Git hooks are a great way to execute custom actions triggered by various Git events on the local machine. In my opinion, they have some shortcomings around installation and reusability that I’m trying to address with the Githooks project.
Let’s start with discussing these issues around setup, then a potential solution for them, and finally some examples where I found them useful.
Git hooks normally live inside the
.git/hooks folders of local repositories. These can contain one executable per trigger event, like
post-checkout that is run by various
git commands automatically. Sounds magical, what’s the problem with this?
.git folder is excluded from version control, it only lives on your machine. To get a hook in place, you either have to copy an executable file with the trigger’s name into the
.git/hooks folder or symlink one into it. The latter is good practice if you want to put the hook files inside the repository, so at least they have version history and people working on the same project can install them easily. But do they? In my experience, anything that you should optionally do is often ignored for these sorts of things.
The next problem is the fact that you can have one of these files per event. If you want to execute multiple actions for a single trigger, you could write a longer Bash script, code it up in a language that you can compile into a single static binary, or split them into multiple files and make the main entrypoint execute the additional functionality living in the split files. This last one probably doesn’t make symlinking and working with paths much easier, but it’s completely doable as we’ll see later.
The last point is about reusability, both for the setup process and the hooks themselves. Done manually, you need to get the hook script and copy or symlink it into each repository you want it applied on, so it’s easy to miss this step for some of them. You’d also want your setup to move with you if you switch workstations, without perhaps the setup ceremony described above for each project. You might also want to have these hooks executed for all projects of the same type, for example updating Python or Node dependencies on updates, or running
go fmt before each commit, etc. With the out-of-the-box setup, you’d have to copy and set up the hooks for each of the projects independently.
Don’t get me wrong, I love the concept of Git hooks, and the way they work is pretty nice too. I do think we can make this a bit easier though.
My Githooks project is not the first one trying to make more sense of these workflows. There’s a pretty popular one at icefox/git-hooks judging by the number of stars. It is written in Bash, supports single repository or global setup, in-repo or external locations for the actual hooks, and comes with a handy helper script. It also doesn’t look massively maintained recently, though maybe it just has all the features it should have already.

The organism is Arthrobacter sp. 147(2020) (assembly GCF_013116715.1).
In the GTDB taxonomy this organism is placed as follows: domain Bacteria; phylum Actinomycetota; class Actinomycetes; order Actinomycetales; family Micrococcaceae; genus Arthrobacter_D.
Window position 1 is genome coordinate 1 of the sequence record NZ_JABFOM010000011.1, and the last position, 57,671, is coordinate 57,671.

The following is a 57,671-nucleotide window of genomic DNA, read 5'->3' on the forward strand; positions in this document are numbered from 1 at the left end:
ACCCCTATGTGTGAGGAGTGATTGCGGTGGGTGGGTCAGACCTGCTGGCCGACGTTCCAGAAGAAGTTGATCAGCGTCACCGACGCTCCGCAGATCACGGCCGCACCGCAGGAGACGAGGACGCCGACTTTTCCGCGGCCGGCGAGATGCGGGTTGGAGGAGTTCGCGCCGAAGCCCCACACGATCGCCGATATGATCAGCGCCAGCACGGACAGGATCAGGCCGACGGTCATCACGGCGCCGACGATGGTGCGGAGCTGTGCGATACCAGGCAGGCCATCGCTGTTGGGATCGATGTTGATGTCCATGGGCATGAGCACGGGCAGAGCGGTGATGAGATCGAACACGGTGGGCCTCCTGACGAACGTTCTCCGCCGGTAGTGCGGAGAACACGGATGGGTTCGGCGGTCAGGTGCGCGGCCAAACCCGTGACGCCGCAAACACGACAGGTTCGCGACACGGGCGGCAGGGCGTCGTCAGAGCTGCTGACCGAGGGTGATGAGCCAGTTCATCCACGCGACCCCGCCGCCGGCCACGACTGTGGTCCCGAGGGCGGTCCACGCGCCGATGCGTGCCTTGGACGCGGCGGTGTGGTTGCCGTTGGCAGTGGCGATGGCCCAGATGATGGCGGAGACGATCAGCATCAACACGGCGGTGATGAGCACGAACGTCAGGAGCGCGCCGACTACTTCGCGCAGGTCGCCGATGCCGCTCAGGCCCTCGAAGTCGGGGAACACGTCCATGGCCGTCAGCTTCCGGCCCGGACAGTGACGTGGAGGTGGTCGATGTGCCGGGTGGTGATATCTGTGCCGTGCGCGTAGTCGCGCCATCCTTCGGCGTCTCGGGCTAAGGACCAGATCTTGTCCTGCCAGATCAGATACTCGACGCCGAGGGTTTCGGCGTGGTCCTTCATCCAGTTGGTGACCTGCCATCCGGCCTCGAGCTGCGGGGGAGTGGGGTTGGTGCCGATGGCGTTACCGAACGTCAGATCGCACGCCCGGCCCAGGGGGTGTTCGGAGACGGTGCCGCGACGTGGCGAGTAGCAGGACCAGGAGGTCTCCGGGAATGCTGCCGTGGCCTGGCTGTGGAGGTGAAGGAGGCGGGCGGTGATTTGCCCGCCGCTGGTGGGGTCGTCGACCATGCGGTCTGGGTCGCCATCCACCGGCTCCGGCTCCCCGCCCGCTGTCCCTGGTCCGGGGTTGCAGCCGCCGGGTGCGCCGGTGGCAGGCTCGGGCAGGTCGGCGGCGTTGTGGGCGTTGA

The git-hooks/git-hooks project builds on the previous one with additional features, and it is written Go. This allows for more code and functionality with more robust tests, while still compiling into a single binary. It adds the concept of community hooks with a bit of extra configuration, where you can specify external repositories that hold shared hooks to execute beside the in-repository ones. It also provides self-update capabilities, and better performance in theory, if that is a concern. It also hasn’t received any updates in a while, but again this might not reflect whether it’s still maintained or not.
Both of these projects look pretty promising, and I encourage you to check out their GitHub repositories, they might just be what you’re looking for. If they are not, or you’d like to know about my alternative, keep reading!
The two projects above solve most of the problems I wanted to tackle, but I decided to create my own implementation for specific use-cases I wanted to support. YMMV, but you might also find it useful. With any of these, you have a simple setup step you need to execute once when you move to a new machine, or someone new joins your team, to get the hooks in the repositories activated.
I chose Shell to implement more or less the same functionality, and it should work with various versions,like
bash, etc. It only assumes that
git is available as an executable on the
PATH, plus the installation requires either
wget, or manually downloading the installation script. This should make it work on systems without Bash available, like Alpine Linux, and also non-x86 architectures, like a Raspberry Pi or a 64-bit ARM server.
As I just mentioned, the installation is done by executing a Shell script. It will try to find the Git template directory, or offer to set one up for you. The same Shell script is installed for every supported hook trigger in the hook templates folder. These are copied over to new repositories automatically with